Medical marijuana caregivers and cultivators in Michigan can't process their plants without breaking the law as a result of a Michigan Court of Appeals decision this month, according to cannabis lawyers.
"Wet marijuana" -- a loose term for the time between when a marijuana plant is cut and fully dried for consumption -- is not covered by state law, according to a Court of Appeals ruling July 19.
"Now, they've made it so you can't even comply with the law," said Matthew Abel, senior partner of Cannabis Counsel LLC. "Obviously, it doesn't go immediately from being a plant to being dried cannabis. There has to be a drying, or curing process. I think this court lacks some understanding."
The appeals court case -- People v. Vanessa Mansour -- stems from an incident in which police raided Mansour's Troy home, where there were marijuana plants, buds in various stages of drying, and dried marijuana buds. Mansour was a medical marijuana patient.
Michigan's first licensed medical marijuana facilities in limbo
A key component of the seed-to-sale system - safety compliance - has not yet been licensed.
Mansour's defense argued that the marijuana that was drying was not usable -- and therefore qualified her for immunity under state law and should not be considered as authorities drew up their charges. A Michigan Court of Appeals decision had set precedent for that argument, said one of Mansour's lawyers, Neil Rockind.
A trial court disagreed, and the Michigan Court of Appeals upheld that decision in its July 19 ruling. In its decision, the Court of Appeals relied heavily on a previous ruling it had made -- People v. Carruthers -- before state law was changed.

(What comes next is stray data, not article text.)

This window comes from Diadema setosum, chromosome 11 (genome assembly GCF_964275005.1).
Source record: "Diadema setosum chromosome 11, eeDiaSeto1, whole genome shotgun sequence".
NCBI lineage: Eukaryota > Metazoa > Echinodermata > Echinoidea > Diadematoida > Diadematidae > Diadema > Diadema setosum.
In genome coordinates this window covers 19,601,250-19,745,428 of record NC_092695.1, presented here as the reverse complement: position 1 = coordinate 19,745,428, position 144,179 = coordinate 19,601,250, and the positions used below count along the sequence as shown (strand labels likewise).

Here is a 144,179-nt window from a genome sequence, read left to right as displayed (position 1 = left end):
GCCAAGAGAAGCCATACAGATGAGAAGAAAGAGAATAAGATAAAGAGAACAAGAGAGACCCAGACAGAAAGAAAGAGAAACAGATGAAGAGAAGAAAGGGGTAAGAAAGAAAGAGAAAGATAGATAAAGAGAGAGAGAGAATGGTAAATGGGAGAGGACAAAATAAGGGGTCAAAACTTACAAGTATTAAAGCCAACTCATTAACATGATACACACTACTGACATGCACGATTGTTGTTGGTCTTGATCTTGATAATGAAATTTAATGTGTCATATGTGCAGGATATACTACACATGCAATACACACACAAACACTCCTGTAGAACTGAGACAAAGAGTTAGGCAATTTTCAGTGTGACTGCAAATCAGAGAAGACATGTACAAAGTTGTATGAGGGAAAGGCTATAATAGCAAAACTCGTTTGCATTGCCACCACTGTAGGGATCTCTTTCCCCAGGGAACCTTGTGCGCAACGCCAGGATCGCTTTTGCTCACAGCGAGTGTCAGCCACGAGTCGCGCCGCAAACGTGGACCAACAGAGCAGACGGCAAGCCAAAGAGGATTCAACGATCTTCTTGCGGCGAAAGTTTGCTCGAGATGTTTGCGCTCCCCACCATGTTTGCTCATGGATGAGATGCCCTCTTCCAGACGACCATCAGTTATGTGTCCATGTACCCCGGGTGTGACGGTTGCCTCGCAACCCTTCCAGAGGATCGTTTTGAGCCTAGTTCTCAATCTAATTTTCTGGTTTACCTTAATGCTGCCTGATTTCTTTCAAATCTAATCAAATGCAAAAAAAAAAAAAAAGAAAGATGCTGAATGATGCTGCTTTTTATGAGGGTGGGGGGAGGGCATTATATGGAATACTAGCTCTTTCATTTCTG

"To say that the legislature makes it legal to possess growing plants and to possess a limited amount of finished product -- but that in between, everybody is just illegal -- that's the interpretation that the Court of Appeals has hoisted on everybody," Rockind said.
The Carruthers ruling is outdated and not relevant, Rockind said. Rockind said it conflicts with state law and with People vs. Manuel, which the Court of Appeals previously decided.
The Michigan Supreme Court has already had to refer a medical marijuana case back to the Court of Appeals due to the Manuel ruling, Rockind said.
"I don't think the legal system has for the most part embraced the medical marijuana initiative," Rockind said. "I think the legal system has been very slow, and in some ways defensive, of a view of marijuana as illegal."
Abel said the ruling was not logical and didn't make sense -- and makes it difficult for lawyers like him to give sound legal advice to clients.
"Someone needs to give the judges a forensic exam to see if they're all there," Abel said. "What they've done is continue to make a mess of the law."
Rockind said he plans to take the case to the Michigan Supreme Court.
"We fully intend to appeal, we're not going to back down from a fight and we're not going to back down from this fight," Rockind said. "On behalf of my client and our clients, for patients, caregivers and all of us this fight has to be fought."
Medical marijuana in Michigan has faced a bumpy road since votersapproved a ballot measure in 2008. The Michigan legislature attempted to clarify the system in 2017, but the subsequent licensing and regulatory system has been slow to get off the ground.
The first medical marijuana licenses were issued July 12. A key component in the new framework -- a marijuana testing facility -- has yet to be licensed, delaying the full launch of the industry under the new system.
Voters in Michigan will soon be asked to consider a ballot proposal Nov. 8 that would make recreational marijuana legal in the state.